In vitro antimicrobial characteristics of bacteriocinproducing Lactobacillus strains from Nigerian indigenous fermented foods
Keywords: Bacteriocin, fermented foods, food-borne pathogens, indicator isolates, Lactobacillus.
AbstractA total of 50 bacteriocin-producing Lactobacillus strains isolated from some Nigerian indigenous fermented foods and beverages (ogi, fufu, garri and nono) and characterized as L. acidophilus, L. casei,
L. fermentum, L. lactis and L. plantarum were screened for their inhibitory potentials against food-borne pathogenic indicator bacterial isolates; Acinetobater sp., Alkaligenes sp., Enterobacter aerogenes,
Escherichia coli, Proteus mirabilis, Klebsiella pneumoniae, Pseudomonas aeruginosa, and Shigella flexneri, from the same or similar fermented food sources, and against clinical indicator bacterial
isolates and type cultures- Bacillus subtilis NCTC8236, K12 Escherichia coli V157, NCTC11560, Vibrio INABA B. cereus CIS25, CIS32, B. licheniformis CIS26, Pseudomonas aeruginosa CIS23, Klebsiella aerogenes CIS24, Kleb. pneumoniae CIS29V and Kleb. aerogenes CIS55. It was observed that each fermented food had its own microbial interaction with minimal in vitro inhibitory activity (1.5 – 10.0%) by the bacteriocin-producing Lactobacillus strains against the indicator bacterial isolates from the fermented foods and beverages, indicating narrow to moderate antimicrobial spectrum; while the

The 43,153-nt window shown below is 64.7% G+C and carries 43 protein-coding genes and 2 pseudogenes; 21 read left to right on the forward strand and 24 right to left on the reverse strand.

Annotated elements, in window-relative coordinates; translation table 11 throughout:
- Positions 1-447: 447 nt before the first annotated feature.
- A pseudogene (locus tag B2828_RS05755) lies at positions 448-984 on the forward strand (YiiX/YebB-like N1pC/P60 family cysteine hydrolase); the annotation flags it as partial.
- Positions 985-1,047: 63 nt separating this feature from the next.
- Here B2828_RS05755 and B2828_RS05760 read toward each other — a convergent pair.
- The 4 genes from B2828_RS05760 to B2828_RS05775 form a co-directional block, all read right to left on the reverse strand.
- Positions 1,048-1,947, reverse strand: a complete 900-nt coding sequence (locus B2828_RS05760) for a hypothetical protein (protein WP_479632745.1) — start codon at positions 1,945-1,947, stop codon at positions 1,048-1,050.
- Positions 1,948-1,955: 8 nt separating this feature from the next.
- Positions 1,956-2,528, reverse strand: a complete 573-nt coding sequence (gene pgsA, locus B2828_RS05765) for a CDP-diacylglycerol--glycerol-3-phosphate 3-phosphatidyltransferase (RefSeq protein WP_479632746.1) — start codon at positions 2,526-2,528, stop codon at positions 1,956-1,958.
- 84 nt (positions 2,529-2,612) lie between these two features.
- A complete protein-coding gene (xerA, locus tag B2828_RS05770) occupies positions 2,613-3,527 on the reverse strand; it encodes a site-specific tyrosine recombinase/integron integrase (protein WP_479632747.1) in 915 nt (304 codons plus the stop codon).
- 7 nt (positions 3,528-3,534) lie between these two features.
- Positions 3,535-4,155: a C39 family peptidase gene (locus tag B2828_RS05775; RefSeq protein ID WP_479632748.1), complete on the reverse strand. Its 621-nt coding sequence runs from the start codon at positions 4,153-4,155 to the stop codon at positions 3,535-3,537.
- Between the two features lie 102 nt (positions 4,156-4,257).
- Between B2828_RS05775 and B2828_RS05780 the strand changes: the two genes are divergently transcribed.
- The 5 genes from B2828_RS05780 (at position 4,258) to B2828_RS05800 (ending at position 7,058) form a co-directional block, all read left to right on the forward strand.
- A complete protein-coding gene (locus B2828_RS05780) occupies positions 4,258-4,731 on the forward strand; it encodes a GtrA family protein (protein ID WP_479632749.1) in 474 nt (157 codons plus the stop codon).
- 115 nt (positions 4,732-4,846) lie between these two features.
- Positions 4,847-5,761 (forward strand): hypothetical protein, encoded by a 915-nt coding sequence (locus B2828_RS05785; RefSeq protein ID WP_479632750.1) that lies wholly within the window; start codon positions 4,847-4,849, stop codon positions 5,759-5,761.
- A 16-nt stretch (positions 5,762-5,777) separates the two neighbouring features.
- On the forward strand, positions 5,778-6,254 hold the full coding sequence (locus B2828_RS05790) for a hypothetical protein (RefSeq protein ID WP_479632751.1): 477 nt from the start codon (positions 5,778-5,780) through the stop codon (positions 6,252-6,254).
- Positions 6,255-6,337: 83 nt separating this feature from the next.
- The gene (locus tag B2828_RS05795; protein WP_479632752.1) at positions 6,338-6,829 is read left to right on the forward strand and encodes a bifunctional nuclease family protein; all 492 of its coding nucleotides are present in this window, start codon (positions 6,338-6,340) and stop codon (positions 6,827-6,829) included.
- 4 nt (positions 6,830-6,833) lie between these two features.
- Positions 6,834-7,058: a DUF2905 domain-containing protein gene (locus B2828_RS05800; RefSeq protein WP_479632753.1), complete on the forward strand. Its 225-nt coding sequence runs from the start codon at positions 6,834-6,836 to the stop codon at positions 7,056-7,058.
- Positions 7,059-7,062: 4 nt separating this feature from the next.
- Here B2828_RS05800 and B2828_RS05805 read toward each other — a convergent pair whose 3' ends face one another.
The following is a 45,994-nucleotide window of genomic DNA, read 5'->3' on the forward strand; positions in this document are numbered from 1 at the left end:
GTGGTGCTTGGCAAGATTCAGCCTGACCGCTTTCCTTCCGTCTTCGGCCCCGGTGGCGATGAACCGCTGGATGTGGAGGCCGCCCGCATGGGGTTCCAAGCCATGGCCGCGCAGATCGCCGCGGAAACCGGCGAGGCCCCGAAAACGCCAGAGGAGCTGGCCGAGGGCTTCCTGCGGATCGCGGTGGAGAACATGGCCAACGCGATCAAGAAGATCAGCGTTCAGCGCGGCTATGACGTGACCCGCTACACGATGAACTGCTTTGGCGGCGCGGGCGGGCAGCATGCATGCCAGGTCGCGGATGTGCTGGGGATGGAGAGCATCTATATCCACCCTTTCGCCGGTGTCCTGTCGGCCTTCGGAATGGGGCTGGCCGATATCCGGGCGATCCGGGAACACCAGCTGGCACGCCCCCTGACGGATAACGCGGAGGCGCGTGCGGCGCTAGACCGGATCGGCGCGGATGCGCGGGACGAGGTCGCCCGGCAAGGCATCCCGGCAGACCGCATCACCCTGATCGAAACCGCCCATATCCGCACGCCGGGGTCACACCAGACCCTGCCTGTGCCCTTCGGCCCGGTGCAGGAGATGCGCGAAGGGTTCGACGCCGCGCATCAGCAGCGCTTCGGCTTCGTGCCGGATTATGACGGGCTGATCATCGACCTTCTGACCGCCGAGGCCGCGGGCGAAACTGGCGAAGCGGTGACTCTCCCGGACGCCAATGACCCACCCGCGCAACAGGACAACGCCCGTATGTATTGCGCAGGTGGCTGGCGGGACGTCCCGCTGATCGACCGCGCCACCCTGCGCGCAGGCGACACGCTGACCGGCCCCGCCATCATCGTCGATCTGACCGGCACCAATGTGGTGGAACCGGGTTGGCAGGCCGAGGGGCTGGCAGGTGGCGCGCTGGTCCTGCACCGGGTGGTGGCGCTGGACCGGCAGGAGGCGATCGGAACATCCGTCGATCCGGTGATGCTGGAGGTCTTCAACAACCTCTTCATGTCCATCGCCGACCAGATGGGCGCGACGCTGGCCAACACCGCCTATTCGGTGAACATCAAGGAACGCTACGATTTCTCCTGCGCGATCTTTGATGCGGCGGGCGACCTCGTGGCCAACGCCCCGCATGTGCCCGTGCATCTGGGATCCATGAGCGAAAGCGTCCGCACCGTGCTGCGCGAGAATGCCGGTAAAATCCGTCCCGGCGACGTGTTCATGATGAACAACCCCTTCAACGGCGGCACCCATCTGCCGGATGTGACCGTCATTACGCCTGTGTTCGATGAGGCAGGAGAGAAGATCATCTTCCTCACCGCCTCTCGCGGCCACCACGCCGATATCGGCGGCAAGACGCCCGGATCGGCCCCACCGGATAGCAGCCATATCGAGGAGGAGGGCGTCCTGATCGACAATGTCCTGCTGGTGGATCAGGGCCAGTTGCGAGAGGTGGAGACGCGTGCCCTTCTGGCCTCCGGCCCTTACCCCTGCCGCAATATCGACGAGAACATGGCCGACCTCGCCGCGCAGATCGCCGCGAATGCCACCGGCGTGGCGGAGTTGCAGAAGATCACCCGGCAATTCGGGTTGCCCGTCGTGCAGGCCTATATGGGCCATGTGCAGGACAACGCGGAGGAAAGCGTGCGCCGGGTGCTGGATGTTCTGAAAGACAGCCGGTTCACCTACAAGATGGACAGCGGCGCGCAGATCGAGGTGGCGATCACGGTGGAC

inhibitory profiles against the clinical bacterial isolates and the type cultures by the putative strains were between 75.0 – 100.0%. The effect of different pH on the antimirobial potentials of the
Lactobacillus strains indicates highest inhibitory activities between 5.5 and 7.5. The survival rates of the pathogenic indicator bacteria in the fermented food sources were between 8 and 14 days while the
clinical isolates survived in simulated fermented food samples between 5 and 9 days.
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